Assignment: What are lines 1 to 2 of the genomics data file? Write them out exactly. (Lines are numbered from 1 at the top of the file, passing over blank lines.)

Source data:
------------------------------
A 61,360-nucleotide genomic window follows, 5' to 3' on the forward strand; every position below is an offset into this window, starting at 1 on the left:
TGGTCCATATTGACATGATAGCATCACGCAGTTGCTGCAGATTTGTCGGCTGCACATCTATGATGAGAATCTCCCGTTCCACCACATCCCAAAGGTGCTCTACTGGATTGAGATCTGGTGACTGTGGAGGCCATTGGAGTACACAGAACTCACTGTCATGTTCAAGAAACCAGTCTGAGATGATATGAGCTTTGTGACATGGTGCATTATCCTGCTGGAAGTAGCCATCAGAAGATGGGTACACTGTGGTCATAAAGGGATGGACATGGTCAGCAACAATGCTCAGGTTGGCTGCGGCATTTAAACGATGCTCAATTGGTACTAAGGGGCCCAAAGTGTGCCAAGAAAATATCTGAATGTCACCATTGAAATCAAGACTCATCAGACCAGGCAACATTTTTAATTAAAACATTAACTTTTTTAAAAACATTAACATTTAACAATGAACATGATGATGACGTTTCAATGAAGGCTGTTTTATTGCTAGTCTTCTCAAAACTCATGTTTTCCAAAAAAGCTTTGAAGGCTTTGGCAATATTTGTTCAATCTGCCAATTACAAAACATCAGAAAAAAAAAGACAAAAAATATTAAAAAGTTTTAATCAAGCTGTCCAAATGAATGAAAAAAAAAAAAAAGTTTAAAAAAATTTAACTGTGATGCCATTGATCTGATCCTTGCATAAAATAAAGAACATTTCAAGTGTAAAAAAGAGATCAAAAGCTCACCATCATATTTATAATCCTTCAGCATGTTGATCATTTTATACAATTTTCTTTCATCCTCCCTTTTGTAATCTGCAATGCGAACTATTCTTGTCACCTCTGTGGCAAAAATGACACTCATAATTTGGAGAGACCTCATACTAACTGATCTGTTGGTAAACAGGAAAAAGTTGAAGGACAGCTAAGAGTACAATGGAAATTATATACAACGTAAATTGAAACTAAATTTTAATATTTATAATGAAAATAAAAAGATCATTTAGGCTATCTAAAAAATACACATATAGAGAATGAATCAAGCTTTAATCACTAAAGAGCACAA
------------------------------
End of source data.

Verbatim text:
A 61,360-nucleotide genomic window follows, 5' to 3' on the forward strand; every position below is an offset into this window, starting at 1 on the left:
TGGTCCATATTGACATGATAGCATCACGCAGTTGCTGCAGATTTGTCGGCTGCACATCTATGATGAGAATCTCCCGTTCCACCACATCCCAAAGGTGCTCTACTGGATTGAGATCTGGTGACTGTGGAGGCCATTGGAGTACACAGAACTCACTGTCATGTTCAAGAAACCAGTCTGAGATGATATGAGCTTTGTGACATGGTGCATTATCCTGCTGGAAGTAGCCATCAGAAGATGGGTACACTGTGGTCATAAAGGGATGGACATGGTCAGCAACAATGCTCAGGTTGGCTGCGGCATTTAAACGATGCTCAATTGGTACTAAGGGGCCCAAAGTGTGCCAAGAAAATATCTGAATGTCACCATTGAAATCAAGACTCATCAGACCAGGCAACATTTTTAATTAAAACATTAACTTTTTTAAAAACATTAACATTTAACAATGAACATGATGATGACGTTTCAATGAAGGCTGTTTTATTGCTAGTCTTCTCAAAACTCATGTTTTCCAAAAAAGCTTTGAAGGCTTTGGCAATATTTGTTCAATCTGCCAATTACAAAACATCAGAAAAAAAAAGACAAAAAATATTAAAAAGTTTTAATCAAGCTGTCCAAATGAATGAAAAAAAAAAAAAAGTTTAAAAAAATTTAACTGTGATGCCATTGATCTGATCCTTGCATAAAATAAAGAACATTTCAAGTGTAAAAAAGAGATCAAAAGCTCACCATCATATTTATAATCCTTCAGCATGTTGATCATTTTATACAATTTTCTTTCATCCTCCCTTTTGTAATCTGCAATGCGAACTATTCTTGTCACCTCTGTGGCAAAAATGACACTCATAATTTGGAGAGACCTCATACTAACTGATCTGTTGGTAAACAGGAAAAAGTTGAAGGACAGCTAAGAGTACAATGGAAATTATATACAACGTAAATTGAAACTAAATTTTAATATTTATAATGAAAATAAAAAGATCATTTAGGCTATCTAAAAAATACACATATAGAGAATGAATCAAGCTTTAATCACTAAAGAGCACAA